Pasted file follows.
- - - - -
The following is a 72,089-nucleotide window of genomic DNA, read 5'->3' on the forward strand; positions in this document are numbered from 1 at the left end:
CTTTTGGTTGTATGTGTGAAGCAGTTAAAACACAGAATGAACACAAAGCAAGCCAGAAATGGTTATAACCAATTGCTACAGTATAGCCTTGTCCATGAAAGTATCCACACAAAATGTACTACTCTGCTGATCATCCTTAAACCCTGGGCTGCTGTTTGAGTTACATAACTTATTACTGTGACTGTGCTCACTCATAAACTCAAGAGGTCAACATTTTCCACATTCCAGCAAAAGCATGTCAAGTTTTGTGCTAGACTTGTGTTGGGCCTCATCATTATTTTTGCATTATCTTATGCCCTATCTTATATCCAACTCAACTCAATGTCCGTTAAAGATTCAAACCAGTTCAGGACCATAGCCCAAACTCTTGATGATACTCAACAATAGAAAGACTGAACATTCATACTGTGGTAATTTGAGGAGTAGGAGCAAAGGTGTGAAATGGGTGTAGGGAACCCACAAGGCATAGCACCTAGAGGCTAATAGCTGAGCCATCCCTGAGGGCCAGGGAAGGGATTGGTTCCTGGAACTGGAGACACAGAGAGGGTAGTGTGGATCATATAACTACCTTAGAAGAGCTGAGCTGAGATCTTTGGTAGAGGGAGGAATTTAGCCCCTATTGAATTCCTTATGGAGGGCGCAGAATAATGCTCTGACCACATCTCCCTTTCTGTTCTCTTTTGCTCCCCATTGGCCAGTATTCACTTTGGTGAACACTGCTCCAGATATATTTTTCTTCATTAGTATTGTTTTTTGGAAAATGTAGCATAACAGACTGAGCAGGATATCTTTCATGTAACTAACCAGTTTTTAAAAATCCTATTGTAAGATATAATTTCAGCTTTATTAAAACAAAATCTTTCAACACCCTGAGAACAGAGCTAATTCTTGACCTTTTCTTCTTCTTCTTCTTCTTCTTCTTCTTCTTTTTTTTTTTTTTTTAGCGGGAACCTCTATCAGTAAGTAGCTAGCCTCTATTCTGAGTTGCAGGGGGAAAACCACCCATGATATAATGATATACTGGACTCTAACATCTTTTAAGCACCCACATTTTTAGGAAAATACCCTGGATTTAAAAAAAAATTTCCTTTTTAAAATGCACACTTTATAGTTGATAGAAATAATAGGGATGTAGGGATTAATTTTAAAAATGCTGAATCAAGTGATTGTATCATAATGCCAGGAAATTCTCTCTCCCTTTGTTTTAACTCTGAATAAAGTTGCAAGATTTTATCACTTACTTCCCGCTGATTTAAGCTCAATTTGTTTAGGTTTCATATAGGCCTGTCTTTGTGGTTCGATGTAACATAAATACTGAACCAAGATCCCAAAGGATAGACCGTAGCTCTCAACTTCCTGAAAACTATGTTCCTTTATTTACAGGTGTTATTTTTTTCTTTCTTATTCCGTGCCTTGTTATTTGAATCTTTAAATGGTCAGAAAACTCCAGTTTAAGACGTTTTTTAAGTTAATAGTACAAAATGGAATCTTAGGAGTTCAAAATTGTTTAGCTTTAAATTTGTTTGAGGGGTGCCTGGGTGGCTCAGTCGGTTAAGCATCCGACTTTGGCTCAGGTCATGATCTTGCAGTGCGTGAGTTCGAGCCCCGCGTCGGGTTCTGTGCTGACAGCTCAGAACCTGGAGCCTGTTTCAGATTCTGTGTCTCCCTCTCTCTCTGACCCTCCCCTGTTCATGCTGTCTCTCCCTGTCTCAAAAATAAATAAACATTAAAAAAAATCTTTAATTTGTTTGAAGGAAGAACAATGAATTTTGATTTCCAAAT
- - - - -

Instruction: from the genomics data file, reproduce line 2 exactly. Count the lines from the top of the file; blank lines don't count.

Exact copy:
CTTTTGGTTGTATGTGTGAAGCAGTTAAAACACAGAATGAACACAAAGCAAGCCAGAAATGGTTATAACCAATTGCTACAGTATAGCCTTGTCCATGAAAGTATCCACACAAAATGTACTACTCTGCTGATCATCCTTAAACCCTGGGCTGCTGTTTGAGTTACATAACTTATTACTGTGACTGTGCTCACTCATAAACTCAAGAGGTCAACATTTTCCACATTCCAGCAAAAGCATGTCAAGTTTTGTGCTAGACTTGTGTTGGGCCTCATCATTATTTTTGCATTATCTTATGCCCTATCTTATATCCAACTCAACTCAATGTCCGTTAAAGATTCAAACCAGTTCAGGACCATAGCCCAAACTCTTGATGATACTCAACAATAGAAAGACTGAACATTCATACTGTGGTAATTTGAGGAGTAGGAGCAAAGGTGTGAAATGGGTGTAGGGAACCCACAAGGCATAGCACCTAGAGGCTAATAGCTGAGCCATCCCTGAGGGCCAGGGAAGGGATTGGTTCCTGGAACTGGAGACACAGAGAGGGTAGTGTGGATCATATAACTACCTTAGAAGAGCTGAGCTGAGATCTTTGGTAGAGGGAGGAATTTAGCCCCTATTGAATTCCTTATGGAGGGCGCAGAATAATGCTCTGACCACATCTCCCTTTCTGTTCTCTTTTGCTCCCCATTGGCCAGTATTCACTTTGGTGAACACTGCTCCAGATATATTTTTCTTCATTAGTATTGTTTTTTGGAAAATGTAGCATAACAGACTGAGCAGGATATCTTTCATGTAACTAACCAGTTTTTAAAAATCCTATTGTAAGATATAATTTCAGCTTTATTAAAACAAAATCTTTCAACACCCTGAGAACAGAGCTAATTCTTGACCTTTTCTTCTTCTTCTTCTTCTTCTTCTTCTTCTTTTTTTTTTTTTTTTAGCGGGAACCTCTATCAGTAAGTAGCTAGCCTCTATTCTGAGTTGCAGGGGGAAAACCACCCATGATATAATGATATACTGGACTCTAACATCTTTTAAGCACCCACATTTTTAGGAAAATACCCTGGATTTAAAAAAAAATTTCCTTTTTAAAATGCACACTTTATAGTTGATAGAAATAATAGGGATGTAGGGATTAATTTTAAAAATGCTGAATCAAGTGATTGTATCATAATGCCAGGAAATTCTCTCTCCCTTTGTTTTAACTCTGAATAAAGTTGCAAGATTTTATCACTTACTTCCCGCTGATTTAAGCTCAATTTGTTTAGGTTTCATATAGGCCTGTCTTTGTGGTTCGATGTAACATAAATACTGAACCAAGATCCCAAAGGATAGACCGTAGCTCTCAACTTCCTGAAAACTATGTTCCTTTATTTACAGGTGTTATTTTTTTCTTTCTTATTCCGTGCCTTGTTATTTGAATCTTTAAATGGTCAGAAAACTCCAGTTTAAGACGTTTTTTAAGTTAATAGTACAAAATGGAATCTTAGGAGTTCAAAATTGTTTAGCTTTAAATTTGTTTGAGGGGTGCCTGGGTGGCTCAGTCGGTTAAGCATCCGACTTTGGCTCAGGTCATGATCTTGCAGTGCGTGAGTTCGAGCCCCGCGTCGGGTTCTGTGCTGACAGCTCAGAACCTGGAGCCTGTTTCAGATTCTGTGTCTCCCTCTCTCTCTGACCCTCCCCTGTTCATGCTGTCTCTCCCTGTCTCAAAAATAAATAAACATTAAAAAAAATCTTTAATTTGTTTGAAGGAAGAACAATGAATTTTGATTTCCAAAT